ASG Perspectives

On-Call with Sara Winand, RN – Pediatric Neuroblastoma: Wow!

Friday, January 27, 2017

Neuroblastoma is a tumor that develops from nerve tissue, most commonly in the adrenal glands, and affects mostly infants and young children. It is staged I-IV and categorized as low-risk, intermediate-risk and high risk.

– Children with low-risk disease can be treated with surgery, and a complete resection is usually achieved.

– Intermediate-risk disease treatment includes combined chemotherapy and surgical resection.

– For children with high-risk neuroblastoma, there have been substantial improvements with aggressive combination modalities. These generally include chemotherapy, surgical resection, high-dose chemotherapy with stem cell rescue, radiation therapy and biologic/immunologic therapy (e.g., Unituxin® (dinutuximab*)). These approaches have improved event-free survival, but unfortunately, many are at high risk for relapse of their disease.

Let me share a brief summary of two high-claim cases we have followed recently. In cases like these, it’s difficult to anticipate ongoing costs.

CLAIMANT # 1:

2015

Imagine having a newborn just four months old diagnosed with stage IV neuroblastoma per exploratory laparotomy, liver biopsy and bone marrow biopsy. The chemo regimen required inpatient confinement, then another confinement for low blood counts. Two months later, after chemo was completed, they began stem cell harvesting in preparation for the planned autologous stem cell transplant. Scans showed residual tumor with incomplete response and the baby was admitted for excision of the residual tumor. High dose chemo and autologous stem cell transplant followed surgical recovery.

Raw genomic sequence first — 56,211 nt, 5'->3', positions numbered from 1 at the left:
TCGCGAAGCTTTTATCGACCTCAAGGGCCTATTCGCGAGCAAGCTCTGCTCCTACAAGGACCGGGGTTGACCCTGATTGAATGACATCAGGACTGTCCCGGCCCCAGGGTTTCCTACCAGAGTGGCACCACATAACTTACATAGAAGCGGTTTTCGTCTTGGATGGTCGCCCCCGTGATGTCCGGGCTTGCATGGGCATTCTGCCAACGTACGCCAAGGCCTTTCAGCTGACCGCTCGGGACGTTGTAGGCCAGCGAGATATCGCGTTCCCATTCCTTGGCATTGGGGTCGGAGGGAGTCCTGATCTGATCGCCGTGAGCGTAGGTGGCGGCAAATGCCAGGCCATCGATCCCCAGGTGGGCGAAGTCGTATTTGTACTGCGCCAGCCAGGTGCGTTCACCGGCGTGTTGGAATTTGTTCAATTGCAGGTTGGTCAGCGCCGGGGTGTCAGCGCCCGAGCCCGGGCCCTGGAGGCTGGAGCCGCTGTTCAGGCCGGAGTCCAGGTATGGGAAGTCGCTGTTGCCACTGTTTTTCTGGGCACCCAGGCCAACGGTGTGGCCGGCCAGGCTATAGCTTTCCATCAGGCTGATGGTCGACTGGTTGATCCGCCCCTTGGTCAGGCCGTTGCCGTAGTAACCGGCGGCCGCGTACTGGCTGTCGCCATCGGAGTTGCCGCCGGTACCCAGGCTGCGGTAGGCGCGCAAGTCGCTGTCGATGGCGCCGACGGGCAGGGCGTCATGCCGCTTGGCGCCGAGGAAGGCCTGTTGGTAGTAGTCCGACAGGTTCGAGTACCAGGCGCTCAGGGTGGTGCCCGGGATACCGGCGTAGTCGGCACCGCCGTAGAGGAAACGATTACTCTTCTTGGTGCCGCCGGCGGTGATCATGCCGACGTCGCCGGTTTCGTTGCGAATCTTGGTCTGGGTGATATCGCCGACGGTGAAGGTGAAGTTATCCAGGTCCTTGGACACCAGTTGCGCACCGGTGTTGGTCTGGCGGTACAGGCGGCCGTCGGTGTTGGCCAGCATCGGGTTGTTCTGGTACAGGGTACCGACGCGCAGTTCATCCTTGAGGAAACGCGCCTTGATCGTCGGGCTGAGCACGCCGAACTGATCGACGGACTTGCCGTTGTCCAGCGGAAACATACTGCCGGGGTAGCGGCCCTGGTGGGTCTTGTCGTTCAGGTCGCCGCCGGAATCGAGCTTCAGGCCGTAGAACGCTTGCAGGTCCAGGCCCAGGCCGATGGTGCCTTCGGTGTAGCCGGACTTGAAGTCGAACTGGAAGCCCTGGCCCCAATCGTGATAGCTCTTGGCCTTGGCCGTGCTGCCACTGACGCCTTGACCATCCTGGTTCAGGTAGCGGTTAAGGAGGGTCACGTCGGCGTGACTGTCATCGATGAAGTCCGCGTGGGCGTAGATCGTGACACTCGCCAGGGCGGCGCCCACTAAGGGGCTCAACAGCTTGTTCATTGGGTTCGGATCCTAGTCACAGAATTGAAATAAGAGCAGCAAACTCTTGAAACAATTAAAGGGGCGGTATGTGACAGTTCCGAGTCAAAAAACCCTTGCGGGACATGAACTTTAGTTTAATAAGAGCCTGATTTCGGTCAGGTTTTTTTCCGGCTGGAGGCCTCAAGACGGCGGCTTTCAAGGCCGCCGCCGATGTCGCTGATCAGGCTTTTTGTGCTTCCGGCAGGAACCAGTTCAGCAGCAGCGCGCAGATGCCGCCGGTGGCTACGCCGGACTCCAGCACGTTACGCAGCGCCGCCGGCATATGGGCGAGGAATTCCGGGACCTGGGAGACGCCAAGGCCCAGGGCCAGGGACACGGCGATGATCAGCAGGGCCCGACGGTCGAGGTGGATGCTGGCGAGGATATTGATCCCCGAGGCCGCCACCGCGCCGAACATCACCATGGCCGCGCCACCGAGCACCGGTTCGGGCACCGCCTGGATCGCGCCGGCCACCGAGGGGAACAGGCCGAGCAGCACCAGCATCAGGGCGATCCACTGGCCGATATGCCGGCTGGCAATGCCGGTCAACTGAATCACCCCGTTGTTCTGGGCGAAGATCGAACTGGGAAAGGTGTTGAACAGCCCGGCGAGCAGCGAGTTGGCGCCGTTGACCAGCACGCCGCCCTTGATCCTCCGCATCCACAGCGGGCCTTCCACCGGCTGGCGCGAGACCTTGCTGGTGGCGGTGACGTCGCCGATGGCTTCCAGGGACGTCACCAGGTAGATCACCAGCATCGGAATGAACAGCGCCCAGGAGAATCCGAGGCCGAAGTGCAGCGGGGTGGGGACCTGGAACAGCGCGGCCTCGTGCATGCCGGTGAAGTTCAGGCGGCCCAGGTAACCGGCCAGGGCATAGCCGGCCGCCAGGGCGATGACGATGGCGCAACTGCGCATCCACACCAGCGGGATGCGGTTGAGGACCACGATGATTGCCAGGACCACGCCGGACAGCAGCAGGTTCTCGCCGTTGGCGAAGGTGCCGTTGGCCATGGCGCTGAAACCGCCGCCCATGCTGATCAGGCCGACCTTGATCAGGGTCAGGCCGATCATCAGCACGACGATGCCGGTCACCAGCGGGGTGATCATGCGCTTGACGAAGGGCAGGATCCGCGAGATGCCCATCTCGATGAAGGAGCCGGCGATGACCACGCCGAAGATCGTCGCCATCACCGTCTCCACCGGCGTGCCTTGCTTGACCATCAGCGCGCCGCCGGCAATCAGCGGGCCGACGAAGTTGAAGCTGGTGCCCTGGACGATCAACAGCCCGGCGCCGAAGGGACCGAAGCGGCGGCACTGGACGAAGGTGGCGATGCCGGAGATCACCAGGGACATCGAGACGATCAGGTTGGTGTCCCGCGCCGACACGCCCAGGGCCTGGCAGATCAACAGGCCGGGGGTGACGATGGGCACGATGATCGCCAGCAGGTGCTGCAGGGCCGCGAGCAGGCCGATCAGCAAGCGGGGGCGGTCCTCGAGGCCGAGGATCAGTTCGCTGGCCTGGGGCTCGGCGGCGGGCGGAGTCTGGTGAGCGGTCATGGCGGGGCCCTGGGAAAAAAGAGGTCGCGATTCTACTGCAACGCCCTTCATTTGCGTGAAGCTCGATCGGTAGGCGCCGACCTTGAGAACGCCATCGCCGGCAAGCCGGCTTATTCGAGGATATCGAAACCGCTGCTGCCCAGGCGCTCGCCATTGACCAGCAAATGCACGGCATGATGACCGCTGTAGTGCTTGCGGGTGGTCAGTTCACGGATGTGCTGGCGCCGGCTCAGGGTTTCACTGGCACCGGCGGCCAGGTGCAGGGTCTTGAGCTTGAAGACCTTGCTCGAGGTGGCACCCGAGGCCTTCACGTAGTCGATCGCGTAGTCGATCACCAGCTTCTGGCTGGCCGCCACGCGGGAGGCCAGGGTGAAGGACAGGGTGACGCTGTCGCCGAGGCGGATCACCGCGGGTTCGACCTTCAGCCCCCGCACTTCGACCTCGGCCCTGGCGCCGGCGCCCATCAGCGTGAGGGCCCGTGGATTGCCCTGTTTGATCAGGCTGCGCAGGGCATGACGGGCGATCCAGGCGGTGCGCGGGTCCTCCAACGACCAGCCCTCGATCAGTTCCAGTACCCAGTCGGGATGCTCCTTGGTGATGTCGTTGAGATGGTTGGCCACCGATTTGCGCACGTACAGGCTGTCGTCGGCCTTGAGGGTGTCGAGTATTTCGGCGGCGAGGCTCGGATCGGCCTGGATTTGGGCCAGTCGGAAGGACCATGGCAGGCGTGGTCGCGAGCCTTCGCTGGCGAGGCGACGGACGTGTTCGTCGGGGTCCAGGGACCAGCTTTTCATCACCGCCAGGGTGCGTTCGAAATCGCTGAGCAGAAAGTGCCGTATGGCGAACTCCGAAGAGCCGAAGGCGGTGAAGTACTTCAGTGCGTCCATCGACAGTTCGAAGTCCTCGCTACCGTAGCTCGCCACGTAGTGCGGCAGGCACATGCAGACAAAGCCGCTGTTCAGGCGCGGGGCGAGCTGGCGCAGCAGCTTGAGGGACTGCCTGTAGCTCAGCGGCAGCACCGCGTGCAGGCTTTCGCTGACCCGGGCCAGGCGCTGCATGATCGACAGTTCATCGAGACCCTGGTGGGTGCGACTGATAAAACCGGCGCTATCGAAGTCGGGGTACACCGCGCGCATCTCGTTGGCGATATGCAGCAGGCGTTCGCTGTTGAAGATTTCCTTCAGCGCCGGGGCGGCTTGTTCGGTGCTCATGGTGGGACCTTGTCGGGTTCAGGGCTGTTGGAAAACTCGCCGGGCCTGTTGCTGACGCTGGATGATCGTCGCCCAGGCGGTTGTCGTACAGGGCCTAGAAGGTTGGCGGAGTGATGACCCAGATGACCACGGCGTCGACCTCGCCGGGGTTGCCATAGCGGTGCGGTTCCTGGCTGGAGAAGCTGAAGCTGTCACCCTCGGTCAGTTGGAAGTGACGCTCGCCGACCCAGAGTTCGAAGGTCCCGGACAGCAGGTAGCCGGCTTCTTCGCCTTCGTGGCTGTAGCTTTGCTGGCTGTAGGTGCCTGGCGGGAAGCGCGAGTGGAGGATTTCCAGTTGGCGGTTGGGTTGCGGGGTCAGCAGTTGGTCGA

2016

This young child unfortunately had suffered post stem cell transplant complications and required home TPN, but was eventually weaned off and able to undergo radiation to the liver and primary site. With reevaluation and family conference, the decision was made to proceed with immunotherapy treatment regime with Unituxin® (dinutuximab*). This required inpatient care for the infusion therapy and paid claims varied from $65,000 to $175,000 per admit. Post treatment complications required acute care, but by August, the medical team was able to report no recurrence or progression!